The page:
In a previous article we spoke about how to repair blistered veneer. Broken edges are also a common problem with veneered furniture. This is particularly the case with corners but it’s possible to patch up the damaged section. It may take some effort to get an exact match with the original, though.
To begin with, you’ll need a piece of veneer that is a little bigger than the missing section. Once you’ve secured your patch it’s all up to your finishing.
Make a patch
Place some replacement veneer over the damaged section. Allow for an inch of extra veneer all around. Now prepare to cut through both the new veneer and the old veneer at the same time. It’s important that the grain of your patch follows the grain of the furniture’s body. Cut with the grain along one side and in a straight line when you cut across the grain.
Once you’ve carefully cut through the veneers, remove all the scraps as well as the old and new sections. Your new patch should be a perfect fit for the section that has been cut out of the old veneer.
Check for thickness
If your new veneer is much thinner than the old veneer, you’ll have to build it up to the level of the old veneer. Do this by cutting a few more sections to the exact same size as your new patch until you reach the correct level.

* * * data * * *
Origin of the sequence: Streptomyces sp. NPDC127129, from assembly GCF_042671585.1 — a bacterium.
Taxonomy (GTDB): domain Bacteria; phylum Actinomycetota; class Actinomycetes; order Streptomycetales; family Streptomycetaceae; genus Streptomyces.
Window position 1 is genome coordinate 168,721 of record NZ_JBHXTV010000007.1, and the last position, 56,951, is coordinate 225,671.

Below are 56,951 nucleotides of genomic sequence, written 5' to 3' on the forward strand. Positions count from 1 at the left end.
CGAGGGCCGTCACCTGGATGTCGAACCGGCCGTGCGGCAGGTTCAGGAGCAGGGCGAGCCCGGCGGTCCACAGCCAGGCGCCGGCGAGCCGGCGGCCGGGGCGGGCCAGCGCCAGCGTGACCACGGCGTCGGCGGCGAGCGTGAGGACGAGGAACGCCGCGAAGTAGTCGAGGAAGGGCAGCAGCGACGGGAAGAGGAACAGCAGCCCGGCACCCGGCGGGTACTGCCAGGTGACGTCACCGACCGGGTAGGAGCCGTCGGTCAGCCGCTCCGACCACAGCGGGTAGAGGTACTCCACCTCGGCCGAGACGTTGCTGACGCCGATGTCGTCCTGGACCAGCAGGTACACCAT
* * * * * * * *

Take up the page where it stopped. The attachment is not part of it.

Getting on with the repair
The next step is to remove any glue in the area that you’re going to patch up. You can do this by sanding the old glue away. Once it is clean, you can spread a layer of yellow wood glue over the base wood. Position your new veneer patch onto the glued area. Clamp it down or tape it down with masking tape.If you have to build up the veneer to the correct level, spread yellow wood glue on your base patch and lay the next patch over that, and so forth.
Wipe off any excess glue and then leave the glue to set for two hours. Use a razor blade to trim the edges if you need to. The next task is to lightly sand the surface so that it is smooth and blends in with the original surface. Use fine sandpaper for this job.
The success of your repair job may well depend on how you finish it. You may have to apply several coats of finishing oil stain to the repair in order to get the right shade. What you’re obviously aiming for here is a good match with the original.
Use extra-fine steel wool to gently rub each new coat of finishing oil stain. Continue to do this between the coats. The new repair should start blending in with the old piece. This may be a lengthy process but you might just end up with a perfect match.